Pearl Jam – Gigaton
By: Anna Wood | Top Tracks: Seven O’Clock, Retrograde
Few bands make an explosive impact when they release new music; Pearl Jam is one of them. When I first heard Pearl Jam’s Gigaton (2020), it was two weeks into the pandemic. I recall lying on my bedroom floor, pondering the insanity around me, while Eddie Vedder’s vocals provided solace.
There’s a reason why the band spent three years recording this masterpiece, and it becomes clear as you listen. Whether it’s the lyrics, or the instruments themselves, every song has a unique offering. Pearl Jam truly has outdone themselves again.
The record has songs that are just Pearl Jam being, well, Pearl Jam. Tracks such as “Who Ever Said,” and “Never Destination” tap back into Pearl Jam’s loud, energetic rock roots. I have often found myself nodding along to these songs, and man, does it make me wish I could be at a loud, sold out concert. Luckily for me, Vedder confidently sings the lyrics with enough passion to make me almost believe I’m listening to a live performance. Tracks such as “Take The Long Way” and “Quick Escape” are also your typical Pearl Jam tunes. I’m baffled as to why these two haven’t received more recognition, and why they aren’t top tracks on this album. I’ve found myself nodding along to these songs; a classic symbol of a real, head-bang worthy song.
While some songs leave me wishing to be at a loud concert, others just make me want to dance. Tracks such as “Superblood Wolfmoon” and “Dance Of The Clairvoyants” provide a sense of groove and excitement that no other track gives the listener. Pearl Jam has branched out a little with these songs, abandoning the typical rock sound and opting for a groovier beat.
Although the heavier side of the album is a comforting reminder of 90’s rock, it’s the slower songs on this record that make the most significant impact on the listener. These songs serve as reminders that Pearl Jam doesn’t need to rely on being loud to be powerfully good.
“Alright” is an interesting track, because it provides a bit of a pause between the moments where Pearl Jam truly is being their typical, grunge-rock selves. Vedder’s soft voice compliments this slow song while reminding the listener that “it’s alright.”
Songs such as “Buckle Up” and “Comes Then Goes” are powerful moments throughout this album. I may be biased because I’m a sucker for acoustic Pearl Jam, but there is something magical about how Vedder’s voice mixes with the instruments on these slower songs. These are both songs that make you feel at peace, and there’s something genuinely hypnotic about these tracks.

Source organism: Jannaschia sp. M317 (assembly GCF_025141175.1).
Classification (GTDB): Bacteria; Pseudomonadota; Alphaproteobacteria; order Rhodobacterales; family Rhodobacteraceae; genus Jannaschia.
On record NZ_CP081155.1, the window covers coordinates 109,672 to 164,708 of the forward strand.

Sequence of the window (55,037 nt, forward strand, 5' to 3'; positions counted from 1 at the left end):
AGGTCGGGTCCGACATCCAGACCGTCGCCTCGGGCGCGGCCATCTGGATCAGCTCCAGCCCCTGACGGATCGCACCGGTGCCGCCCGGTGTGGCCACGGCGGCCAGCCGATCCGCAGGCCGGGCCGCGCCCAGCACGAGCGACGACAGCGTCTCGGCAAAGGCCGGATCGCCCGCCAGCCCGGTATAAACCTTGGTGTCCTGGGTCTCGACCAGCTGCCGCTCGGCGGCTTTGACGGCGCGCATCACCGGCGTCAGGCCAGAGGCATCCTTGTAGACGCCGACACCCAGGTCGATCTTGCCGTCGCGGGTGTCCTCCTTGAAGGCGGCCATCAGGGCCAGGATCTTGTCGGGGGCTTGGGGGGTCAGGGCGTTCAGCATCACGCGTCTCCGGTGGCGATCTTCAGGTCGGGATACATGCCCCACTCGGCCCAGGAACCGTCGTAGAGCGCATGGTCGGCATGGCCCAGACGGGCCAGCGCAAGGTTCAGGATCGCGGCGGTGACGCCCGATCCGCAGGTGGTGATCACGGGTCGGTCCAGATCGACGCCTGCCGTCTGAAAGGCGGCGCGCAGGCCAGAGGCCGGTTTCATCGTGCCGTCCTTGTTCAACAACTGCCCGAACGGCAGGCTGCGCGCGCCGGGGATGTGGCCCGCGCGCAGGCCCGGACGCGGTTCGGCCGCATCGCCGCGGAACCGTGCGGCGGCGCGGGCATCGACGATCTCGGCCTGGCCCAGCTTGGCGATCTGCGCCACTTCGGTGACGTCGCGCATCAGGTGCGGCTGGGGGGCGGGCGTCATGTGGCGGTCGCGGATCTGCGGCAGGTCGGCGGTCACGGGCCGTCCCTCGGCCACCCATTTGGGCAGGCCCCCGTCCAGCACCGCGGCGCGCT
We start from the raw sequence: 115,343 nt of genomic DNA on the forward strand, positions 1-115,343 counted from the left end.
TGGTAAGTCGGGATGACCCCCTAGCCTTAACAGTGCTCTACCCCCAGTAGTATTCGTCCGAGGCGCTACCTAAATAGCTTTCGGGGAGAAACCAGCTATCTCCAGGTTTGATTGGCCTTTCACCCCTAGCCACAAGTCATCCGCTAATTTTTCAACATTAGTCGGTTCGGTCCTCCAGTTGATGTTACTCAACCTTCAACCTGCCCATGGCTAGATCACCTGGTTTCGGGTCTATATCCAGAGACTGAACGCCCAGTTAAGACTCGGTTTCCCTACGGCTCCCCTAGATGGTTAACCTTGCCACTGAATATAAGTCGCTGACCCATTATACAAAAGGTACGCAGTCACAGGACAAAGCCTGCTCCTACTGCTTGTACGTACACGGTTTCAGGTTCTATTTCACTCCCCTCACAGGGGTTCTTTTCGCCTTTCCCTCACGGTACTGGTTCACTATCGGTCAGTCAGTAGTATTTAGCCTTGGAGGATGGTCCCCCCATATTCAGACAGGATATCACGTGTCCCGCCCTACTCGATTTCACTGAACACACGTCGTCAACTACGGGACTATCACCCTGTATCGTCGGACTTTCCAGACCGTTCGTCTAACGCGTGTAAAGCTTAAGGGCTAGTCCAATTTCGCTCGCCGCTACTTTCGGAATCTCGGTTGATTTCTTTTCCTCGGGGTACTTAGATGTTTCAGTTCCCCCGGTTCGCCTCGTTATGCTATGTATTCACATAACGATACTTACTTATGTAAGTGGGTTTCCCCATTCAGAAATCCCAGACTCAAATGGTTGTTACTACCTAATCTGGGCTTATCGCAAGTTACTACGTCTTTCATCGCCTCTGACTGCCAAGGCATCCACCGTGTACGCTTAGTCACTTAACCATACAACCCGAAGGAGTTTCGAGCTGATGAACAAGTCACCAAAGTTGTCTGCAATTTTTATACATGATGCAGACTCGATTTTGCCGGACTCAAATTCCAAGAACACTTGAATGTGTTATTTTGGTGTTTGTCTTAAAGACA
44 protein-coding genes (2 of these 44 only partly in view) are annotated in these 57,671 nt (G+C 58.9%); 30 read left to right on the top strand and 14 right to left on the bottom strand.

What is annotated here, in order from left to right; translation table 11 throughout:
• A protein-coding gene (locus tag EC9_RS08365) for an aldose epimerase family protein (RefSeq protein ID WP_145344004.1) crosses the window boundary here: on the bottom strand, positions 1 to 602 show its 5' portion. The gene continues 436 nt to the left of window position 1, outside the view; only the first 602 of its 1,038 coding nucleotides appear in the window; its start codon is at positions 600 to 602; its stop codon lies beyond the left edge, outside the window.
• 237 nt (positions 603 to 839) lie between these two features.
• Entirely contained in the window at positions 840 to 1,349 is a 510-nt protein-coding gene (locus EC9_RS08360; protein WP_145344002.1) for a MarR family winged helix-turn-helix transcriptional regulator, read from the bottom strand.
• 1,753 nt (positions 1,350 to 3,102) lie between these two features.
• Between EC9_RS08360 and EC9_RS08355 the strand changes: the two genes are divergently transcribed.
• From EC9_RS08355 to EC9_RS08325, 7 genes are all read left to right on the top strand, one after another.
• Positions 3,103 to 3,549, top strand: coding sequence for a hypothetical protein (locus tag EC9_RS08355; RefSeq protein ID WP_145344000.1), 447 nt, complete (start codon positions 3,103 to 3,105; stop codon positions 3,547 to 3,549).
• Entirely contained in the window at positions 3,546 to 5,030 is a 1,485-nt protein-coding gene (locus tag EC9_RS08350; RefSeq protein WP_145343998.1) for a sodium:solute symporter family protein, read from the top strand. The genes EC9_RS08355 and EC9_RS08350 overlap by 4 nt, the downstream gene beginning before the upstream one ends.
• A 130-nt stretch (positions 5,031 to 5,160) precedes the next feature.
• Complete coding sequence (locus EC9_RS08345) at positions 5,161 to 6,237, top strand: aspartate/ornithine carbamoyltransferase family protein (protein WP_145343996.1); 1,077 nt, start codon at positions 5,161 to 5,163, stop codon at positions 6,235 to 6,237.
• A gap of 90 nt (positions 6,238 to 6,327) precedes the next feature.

“Seven O’Clock” is personally my favorite on this album. It is a bit more ambient than other tracks on the album, yet it’s not as soft as some acoustic songs. My favorite lines from this particular song are “swim sideways from this undertow and do not be deterred” and “this f*cked up situation calls for all hands-on deck,” which man, did I find incredibly relevant back in March.
Many songs on this album deserve more recognition, but the one I thought deserved to be the most popular track is “Retrograde.” Lyrics such as “equal but opposite” and “accelerate the change” add to the sheer power that comes from this song. Seriously, I’ve been wracking my brain, trying to figure out why this song isn’t the most popular on the album. I wish this was the last track because it leaves you shell-shocked. It deserves a moment of silence afterward to fully digest what you’ve heard.
Oddly enough, the last track on this album begins with an organ. “River Cross,” which is the final track, is a haunting tune. Vedder’s vocals are beautiful, and the organ compliments it. Singing lyrics like “these days will end” adds to the song’s haunting nature, making it a powerful ending to Gigaton.
Pearl Jam is the only band that can release an album with such nuance and grace. Their power as a band lies within their ability to provide the listener with a wide range of tracks, and if you take away anything after listening to this album, it should be sheer respect for a band that has proved themselves time and time again.